An example of a Folly located in Bath, England, Ralph Allen's Sham Castle (I've never heard anyone locally call it that - usually it's just "Sham Castle" but it's not the only one in existence) was constructed in 1762 purely with the purpose of enhancing the view from Ralph Allen's townhouse. From there and many other points in the town the castle can be seen up in the hills through a clearing of trees and appears to be the genuine article.

However, a visitor to the castle itself will find just the front wall - and this is by design, not dereliction. Whilst building an entire castle would have been truly foolish, at least constructing merely the front for the appearance of a castle is a more practical way of achieving the desired effect. The downside is that less effort was put into the back of the structure - it's considerably less realistic and makes the whole artifact seem like a movie prop or an oversized lego piece.

The construction was by Richard Jones and inevitably used the characteristic creamy-coloured Bath stone - even now it's hard to find something here constructed out of materials other than this stone itself or imitations of. It was financed by the aforementioned Ralph Allen, who had become Postmaster of Bath at the age of 19. He made his fortune by introducing several innovations to the still-young postal service and then shrewdly invested his payment in land in the surrounding area. In particular, one such area was Combe Down, where the bath stone is found in abundance and from which much of the city, including his mansion, Prior Park, was constructed. Today, the Castle has been altered by the filling in of the "windows" (of course, there were no rooms behind them) and the addition of a plaque dedicated to Richard Ottloy and Arthur Withy, who in 1921 carried out considerable restoration work.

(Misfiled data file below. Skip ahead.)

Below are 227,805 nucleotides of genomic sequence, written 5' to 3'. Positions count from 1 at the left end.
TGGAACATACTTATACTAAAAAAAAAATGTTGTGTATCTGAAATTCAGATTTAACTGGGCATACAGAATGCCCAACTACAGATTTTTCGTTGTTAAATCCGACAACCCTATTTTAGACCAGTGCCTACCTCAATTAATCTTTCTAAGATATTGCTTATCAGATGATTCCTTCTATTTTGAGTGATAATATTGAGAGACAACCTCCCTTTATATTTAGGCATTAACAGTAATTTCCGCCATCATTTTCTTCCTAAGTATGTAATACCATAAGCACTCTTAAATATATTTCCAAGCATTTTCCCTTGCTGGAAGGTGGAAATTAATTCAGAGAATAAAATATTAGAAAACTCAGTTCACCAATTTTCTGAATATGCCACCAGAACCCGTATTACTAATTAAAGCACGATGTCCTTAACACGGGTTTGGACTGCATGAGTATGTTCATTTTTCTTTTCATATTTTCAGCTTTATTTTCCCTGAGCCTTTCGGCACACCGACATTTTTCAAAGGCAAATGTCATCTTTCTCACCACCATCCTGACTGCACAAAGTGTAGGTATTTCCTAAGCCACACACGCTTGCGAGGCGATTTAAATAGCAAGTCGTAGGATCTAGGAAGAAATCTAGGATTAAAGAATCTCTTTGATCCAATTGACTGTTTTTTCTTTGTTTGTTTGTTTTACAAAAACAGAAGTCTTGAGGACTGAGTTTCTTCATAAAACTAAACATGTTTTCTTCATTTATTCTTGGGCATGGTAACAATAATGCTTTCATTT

Whilst the intention was to enhance the view from the city, the reverse scenario is actually more impressive - looking down on the whole of Bath from a considerable height (Bathwick hill is not for the faint-hearted, and is, I'd wager, the reason buses up to campus run until 3AM - no drunk student would manage it) is fantastic during the day but even more so at night(1) -although at certain times of the year halogen floodlighting spoils the experience slightly. The Castle is a very short detour from the route of the Bath Skyline Trail. Access can be obtained from the university or, more immediately, the golf club (although that's technically private). Certainly, I've found it provides a calm refuge away from the bustle of university and city without also feeling remote.

(1) As a student at Bath, I owe my discovery of Sham Castle to the night the hour changed back for winter- one of my housemates had found it on a map earlier and we reasoned that if it turned out to be nothing special, the hour rolling back would mean that we effectively lost nothing by going there... So it was that I found myself setting out with an assortment of students in various states of drunkenness (myself sober, but with no more idea of how to get there than the rest, or anything useful like a torch) at 1AM to a fake castle. In fact, it was quite an experience- it was so dark that you couldn't see your own feet (nor did we notice the castle until we practically walked into it) yet the city spread out beneath us was gloriously lit. The other advantage of going at night is you can't see the one thing that spoils the view, namely the gasworks. Also worth it for a confused housemate wandering into the kitchen the next morning to ask "Did we actually go walking through fields at midnight to find a fake castle, or was I really stoned?"

(A version of this writeup appears on SoSauce; I am the contributor of both)